New Puppy Series: Your Puppy’s First 5 Training Cues

New Puppy Series: Your Puppy’s First 5 Training CuesWags & Wiggles | New Puppy

Did you recently bring home a new puppy? This blog mini-series is for you! In this post, we go over the first five training cues you should teach your new puppy! The new puppy in the pictures is Logic, the newest addition to the Zurborg family!

1. Eye contact

We want to train our dogs to look at our face when we say their name. If your dog is looking at you, there is a greater likelihood that they are listening to you. Eye contact is the foundation to all future training.

A good way to start is to ditch the dog food bowl and feed your puppy by hand during training sessions. Start and end your session with five rewards for looking directly into your eyes. If needed, you can put your puppy on a leash or tie-down to keep them from wandering away. You can even go somewhere super boring, like the bathroom. Be sure to mark the eye contact with a clicker or the word “yes!” before giving the treat.

2. Sit

Out of all of the training cues, “sit” is probably the most basic and commonly used one! Luckily, this is a relatively easy cue to get on command. There are SO many concepts you can use with sit training.

A good way to teach sit is to put your dog on a tie-down. Stand just outside of your dog’s reach on the tie-down. Let your dog know you have delicious food, but don’t keep the food right in his or her face. Put in your pocket, bait pouch, or on a counter. Your dog is probably excited and is now trying to jump on you – just ignore them!

When your dog’s enthusiasm fades, they will accidentally sit as they settle. Right when his or her butt hits the floor, mark that behavior by clicking and treating or saying “yes!” and treating. Release your dog by saying “okay” and encourage your dog out of the sit.

That’s one sit, great! Now walk away for a second and head back towards your dog. If your dog starts to jump or wiggle around, stop just outside of their reach. Wait for the sit and mark and reward that behavior! Then release with “okay.” It can take about three or four times before your dog will automatically sit when you approach.

Time to add the training cue word, “SIT!” Walk away from dog and re-approach. When they sit, say “sit,” and mark/reward that behavior. Then release with “okay” and try it again!

Once you have sit on cue, change your position often. Ask for your dog to sit while you are sitting, standing, kneeling, bending over, carrying something, eating food, or holding something like a toy or a leash. Your dog will learn to think out what you want – even if there are distractions.

3. Go to Your Mat

The “go to your mat” training cue is the foundation to stay, polite greetings, table manners, and relaxed alone time in a pen or crate. By teaching the mat behavior, you are instilling self-control and calm behavior. This is a great shaping exercise!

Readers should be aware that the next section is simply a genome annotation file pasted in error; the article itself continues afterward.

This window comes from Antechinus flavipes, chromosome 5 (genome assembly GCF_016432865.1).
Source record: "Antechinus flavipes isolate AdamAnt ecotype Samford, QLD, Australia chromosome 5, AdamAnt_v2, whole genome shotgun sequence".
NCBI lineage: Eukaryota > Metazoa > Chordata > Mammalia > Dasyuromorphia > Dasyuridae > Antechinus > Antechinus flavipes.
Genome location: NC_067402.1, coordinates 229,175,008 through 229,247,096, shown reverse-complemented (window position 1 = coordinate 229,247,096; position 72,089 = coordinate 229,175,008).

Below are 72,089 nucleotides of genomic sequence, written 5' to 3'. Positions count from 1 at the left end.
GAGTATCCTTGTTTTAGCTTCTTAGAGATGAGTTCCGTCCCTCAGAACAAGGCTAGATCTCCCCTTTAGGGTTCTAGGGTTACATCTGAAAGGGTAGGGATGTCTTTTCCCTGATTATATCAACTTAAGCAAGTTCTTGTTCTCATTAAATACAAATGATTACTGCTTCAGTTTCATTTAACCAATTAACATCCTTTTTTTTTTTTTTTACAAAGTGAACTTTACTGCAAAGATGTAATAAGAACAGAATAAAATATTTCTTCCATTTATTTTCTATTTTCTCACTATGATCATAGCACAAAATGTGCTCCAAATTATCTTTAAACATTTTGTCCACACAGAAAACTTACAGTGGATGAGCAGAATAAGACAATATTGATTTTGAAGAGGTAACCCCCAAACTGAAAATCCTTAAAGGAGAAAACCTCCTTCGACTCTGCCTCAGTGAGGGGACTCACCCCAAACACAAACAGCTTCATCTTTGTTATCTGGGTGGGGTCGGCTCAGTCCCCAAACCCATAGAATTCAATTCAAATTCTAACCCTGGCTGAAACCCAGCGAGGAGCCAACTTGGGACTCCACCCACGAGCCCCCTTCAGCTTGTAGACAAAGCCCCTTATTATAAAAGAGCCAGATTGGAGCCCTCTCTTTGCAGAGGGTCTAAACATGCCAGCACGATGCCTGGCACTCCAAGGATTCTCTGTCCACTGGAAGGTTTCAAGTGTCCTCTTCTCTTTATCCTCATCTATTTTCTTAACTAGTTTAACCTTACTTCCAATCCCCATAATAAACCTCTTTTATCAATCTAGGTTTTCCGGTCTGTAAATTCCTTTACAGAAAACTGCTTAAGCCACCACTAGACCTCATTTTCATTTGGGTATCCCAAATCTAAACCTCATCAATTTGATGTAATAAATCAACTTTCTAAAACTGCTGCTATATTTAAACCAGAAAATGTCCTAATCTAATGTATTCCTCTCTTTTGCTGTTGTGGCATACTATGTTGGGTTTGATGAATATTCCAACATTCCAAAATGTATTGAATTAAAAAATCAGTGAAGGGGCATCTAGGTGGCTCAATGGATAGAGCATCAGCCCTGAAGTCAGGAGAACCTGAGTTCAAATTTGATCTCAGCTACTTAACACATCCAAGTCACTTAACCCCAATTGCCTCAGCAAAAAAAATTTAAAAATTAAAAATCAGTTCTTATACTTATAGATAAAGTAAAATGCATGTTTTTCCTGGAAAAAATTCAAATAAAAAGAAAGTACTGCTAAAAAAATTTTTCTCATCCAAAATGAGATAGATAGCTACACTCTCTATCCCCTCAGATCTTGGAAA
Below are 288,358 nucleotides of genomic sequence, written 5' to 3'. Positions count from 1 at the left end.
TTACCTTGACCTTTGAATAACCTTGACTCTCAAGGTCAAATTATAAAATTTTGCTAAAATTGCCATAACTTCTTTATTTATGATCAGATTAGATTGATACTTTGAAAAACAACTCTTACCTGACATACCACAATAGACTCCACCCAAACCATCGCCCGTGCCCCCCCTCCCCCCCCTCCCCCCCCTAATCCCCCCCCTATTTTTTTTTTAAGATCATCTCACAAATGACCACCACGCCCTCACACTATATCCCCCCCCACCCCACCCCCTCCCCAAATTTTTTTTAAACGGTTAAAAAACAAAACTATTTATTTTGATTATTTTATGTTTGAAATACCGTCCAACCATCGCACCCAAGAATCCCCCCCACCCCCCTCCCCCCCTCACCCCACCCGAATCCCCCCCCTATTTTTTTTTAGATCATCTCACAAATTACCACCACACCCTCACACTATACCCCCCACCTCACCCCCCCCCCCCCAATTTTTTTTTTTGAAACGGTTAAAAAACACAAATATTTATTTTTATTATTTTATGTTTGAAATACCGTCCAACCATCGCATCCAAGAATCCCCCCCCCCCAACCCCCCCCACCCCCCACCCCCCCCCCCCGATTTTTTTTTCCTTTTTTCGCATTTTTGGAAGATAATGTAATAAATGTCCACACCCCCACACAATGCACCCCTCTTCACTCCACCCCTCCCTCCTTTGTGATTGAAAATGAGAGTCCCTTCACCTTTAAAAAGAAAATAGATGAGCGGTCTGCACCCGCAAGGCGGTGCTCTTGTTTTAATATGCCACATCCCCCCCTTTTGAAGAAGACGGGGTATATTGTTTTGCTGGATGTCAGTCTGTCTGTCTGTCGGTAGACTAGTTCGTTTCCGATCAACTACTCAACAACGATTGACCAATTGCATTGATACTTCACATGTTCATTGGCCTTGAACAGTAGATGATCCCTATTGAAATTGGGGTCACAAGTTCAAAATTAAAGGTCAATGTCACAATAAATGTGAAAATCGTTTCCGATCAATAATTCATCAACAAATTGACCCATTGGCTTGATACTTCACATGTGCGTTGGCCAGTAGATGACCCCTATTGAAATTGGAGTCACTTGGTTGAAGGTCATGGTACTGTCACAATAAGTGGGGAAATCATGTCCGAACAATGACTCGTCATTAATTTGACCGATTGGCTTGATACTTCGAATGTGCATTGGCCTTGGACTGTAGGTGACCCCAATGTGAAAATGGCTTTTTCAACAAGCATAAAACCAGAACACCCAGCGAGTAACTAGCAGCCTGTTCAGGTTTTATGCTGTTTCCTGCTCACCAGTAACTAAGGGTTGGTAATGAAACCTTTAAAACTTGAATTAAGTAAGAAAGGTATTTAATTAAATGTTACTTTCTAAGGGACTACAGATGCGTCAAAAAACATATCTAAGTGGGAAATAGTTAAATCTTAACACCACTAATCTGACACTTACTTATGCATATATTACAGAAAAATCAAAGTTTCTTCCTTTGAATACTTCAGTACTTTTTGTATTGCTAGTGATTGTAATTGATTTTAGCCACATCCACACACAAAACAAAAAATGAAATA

Your mat can be anything like a towel, blanket, or floor rug. First, we need your dog to be interested in going to the desired location. Have your clicker and treats ready in one hand and your mat in the other. Place your mat on the floor in front of your dog. When he goes to investigate by sniffing or stepping on it, click and treat your dog!

Instead of handing your dog the treat, throw the treat reward on the mat to make the mat even more important. Every move towards the mat and on the mat should be rewarded with a click and a thrown treat to start.

After your dog gets the hang of running towards the mat, you’ll move on to the next behavior. You will still click and treat the initial movement to the mat, but now wait for something more.

If your dog sits on the mat feel free to click and treat that behavior, but do not click and treat a sit on the mat more than once. Remember, we want a down!

Look down at the mat, not your dog, so that your dog understands that it has something to do with the mat. You can even bend down a little to encourage him or her to offer a down.

Once your dog lays down, reward your dog repeatedly so that he or she knows that this is the behavior you were looking for! Release your dog and start again. Once your dog is trotting to the mat and laying down, add the cue “go to your mat!”

4. Hand Touch

Dogs respond to our body language much better than they do to our verbal commands, so teaching the “touch” cue can help them learn a myriad of things! “Touch” can be used to help your dog get into a “heel” position, loose leash walk, introduce a nervous dog to a stranger, help with sharp puppy teeth, teach tricks, etc. The list goes on and on!

To begin, hold out your left hand, palm facing your dog, close to your dog’s nose. Curiosity will take over and your dog will sniff your hand. Click using your right hand, and give your dog the treat using the same hand they touched.

Put your hand behind your back and get ready to try again. Offer your hand again and click as soon as he or she sniffs, touches, or licks your hand. and put your hand back behind your back. Do not keep your hand present as if begging for him to touch it. If he doesn’t get it, remove your hand, hide it behind your back, and then present it again.

Some dogs get this during the first session. Some dogs will take several training sessions before they understand. Your goal is to get 10 hand touches in 40 seconds!

5. Silly Dog Tricks

Find out what your dog naturally offers and build on it! Puppies are so active and creative. Reward your puppy’s efforts and you can channel their energy versus suppressing it. You can teach High Five, Spin or the favorite in our house, “100 things to do with an ice chest!”

If you have any questions about puppy training, feel free to contact us or sign up for a puppy group class!

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